He believes the same goes for over-taxed passenger tickets, adding: “They should consider... lowering other taxes on air tickets in order to popularise air travel with the masses.
“Government should consider this as saving of millions of man-hours. If a journey is undertaken by air instead of any other mode of transport, overall productivity of the country is increased.”
He also argues that the government must continue to work hard to maintain security levels at India’s airports, especially with the widespread prevalence of global terrorism. “The world watched in horror how Brussels airport was attacked by suicide bombers in March. We can’t allow any such incidents in India,” Raheja adds.
“There is a need for a collaborative approach of centre and state agencies to work closely to fill the gap of security personnel at various airport all over India and reduce the sales tax on jet fuel.”
Other issues the industry faces include a lack of skilled resource following a KPMG prediction that, by 2017, India’s aviation market would need a 120,000-strong workforce, ranging from pilots and engineers to cargo handling staff and cabin crew. However, Raheja is optimistic and believes the goverment is already moving in the right direction on a number of issues.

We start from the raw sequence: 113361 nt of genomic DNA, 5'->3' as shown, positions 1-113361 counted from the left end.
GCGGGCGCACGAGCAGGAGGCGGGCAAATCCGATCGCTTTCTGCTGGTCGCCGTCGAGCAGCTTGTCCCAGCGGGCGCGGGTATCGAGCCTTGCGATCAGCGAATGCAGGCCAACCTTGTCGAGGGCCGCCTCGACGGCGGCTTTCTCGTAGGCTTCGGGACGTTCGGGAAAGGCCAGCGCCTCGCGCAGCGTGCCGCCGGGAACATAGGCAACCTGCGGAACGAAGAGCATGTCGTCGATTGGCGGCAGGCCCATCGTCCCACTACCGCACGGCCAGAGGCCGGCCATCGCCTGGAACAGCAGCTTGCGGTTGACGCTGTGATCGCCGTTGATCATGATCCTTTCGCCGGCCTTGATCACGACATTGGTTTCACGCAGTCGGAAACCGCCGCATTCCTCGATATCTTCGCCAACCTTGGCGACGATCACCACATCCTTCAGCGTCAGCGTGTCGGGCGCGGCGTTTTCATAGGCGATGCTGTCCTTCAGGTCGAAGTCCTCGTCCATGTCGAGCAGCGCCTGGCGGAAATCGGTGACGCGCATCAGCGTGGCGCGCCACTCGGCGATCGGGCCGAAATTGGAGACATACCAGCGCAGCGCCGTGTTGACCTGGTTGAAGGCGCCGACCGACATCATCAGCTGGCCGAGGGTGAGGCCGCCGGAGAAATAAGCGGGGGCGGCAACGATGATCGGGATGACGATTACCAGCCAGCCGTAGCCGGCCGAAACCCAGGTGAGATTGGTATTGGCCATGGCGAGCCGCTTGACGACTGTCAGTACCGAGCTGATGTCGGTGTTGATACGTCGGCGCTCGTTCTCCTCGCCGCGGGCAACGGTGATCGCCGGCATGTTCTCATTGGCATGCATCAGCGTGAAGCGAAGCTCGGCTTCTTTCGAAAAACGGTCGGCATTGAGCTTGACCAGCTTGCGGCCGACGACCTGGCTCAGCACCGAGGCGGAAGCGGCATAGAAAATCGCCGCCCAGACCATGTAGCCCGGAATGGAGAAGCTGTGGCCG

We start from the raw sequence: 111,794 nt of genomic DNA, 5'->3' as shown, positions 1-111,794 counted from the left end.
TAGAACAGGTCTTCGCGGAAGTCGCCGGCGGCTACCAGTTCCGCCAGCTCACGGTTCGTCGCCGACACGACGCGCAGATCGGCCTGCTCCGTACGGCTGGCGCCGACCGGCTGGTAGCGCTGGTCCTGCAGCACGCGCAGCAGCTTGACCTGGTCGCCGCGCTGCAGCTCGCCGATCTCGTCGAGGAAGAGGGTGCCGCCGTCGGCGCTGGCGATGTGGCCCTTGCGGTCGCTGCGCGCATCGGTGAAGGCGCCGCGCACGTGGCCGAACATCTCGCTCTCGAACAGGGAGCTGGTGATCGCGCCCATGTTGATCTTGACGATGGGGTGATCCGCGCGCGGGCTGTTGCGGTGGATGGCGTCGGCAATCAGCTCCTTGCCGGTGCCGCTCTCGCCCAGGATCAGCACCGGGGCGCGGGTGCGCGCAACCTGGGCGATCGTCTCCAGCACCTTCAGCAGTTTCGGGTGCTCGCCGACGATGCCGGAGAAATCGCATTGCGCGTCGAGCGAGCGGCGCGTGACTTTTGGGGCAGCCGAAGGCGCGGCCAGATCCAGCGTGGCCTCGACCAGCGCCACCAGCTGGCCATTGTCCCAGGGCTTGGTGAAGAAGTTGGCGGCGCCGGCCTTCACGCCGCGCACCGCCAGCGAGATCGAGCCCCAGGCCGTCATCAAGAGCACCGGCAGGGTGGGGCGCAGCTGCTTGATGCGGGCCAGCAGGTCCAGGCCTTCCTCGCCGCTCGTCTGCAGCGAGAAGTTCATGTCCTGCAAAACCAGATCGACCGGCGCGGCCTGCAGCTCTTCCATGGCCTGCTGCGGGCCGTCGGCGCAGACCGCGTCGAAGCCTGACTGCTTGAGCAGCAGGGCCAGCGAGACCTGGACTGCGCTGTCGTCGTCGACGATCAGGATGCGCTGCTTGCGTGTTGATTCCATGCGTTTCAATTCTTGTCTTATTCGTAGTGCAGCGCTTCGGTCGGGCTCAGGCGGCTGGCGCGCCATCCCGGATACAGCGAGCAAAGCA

He believes a pledge by the government to invest $120 billion in airport infrastructure over the next 10 years will coincide with other factors to ensure growth predictions remain on track.
He adds: “The deeper air penetration to smaller cities, better connectivity to the north-eastern part of India and higher disposable incomes of the middle class are expected to further propel the growth of the Indian civil aviation sector.”
Legislation is also changing to help drive the sector with the 2016-17 union budget including proposals to end customs and excise duty on all tools used for maintenance, repair and overhaul operations for aircraft.
Elsewhere, the ministry of civil aviation has approved in principle the creation of 15 greenfield airports, including Navi Mumbai International Airport and Goa Mopa Airport. Work is starting this year on both.
Foreign direct investment ownership has also been increased to 49% while foreign equity levels in airport development are now set at 100%. Liberalising bilateral traffic rights should also help drive international traffic growth, Raheja believes.
But most importantly of all, he argues the passing of the New Civil Aviation Policy in July this year by the Indian government will prove key to helping regional route development.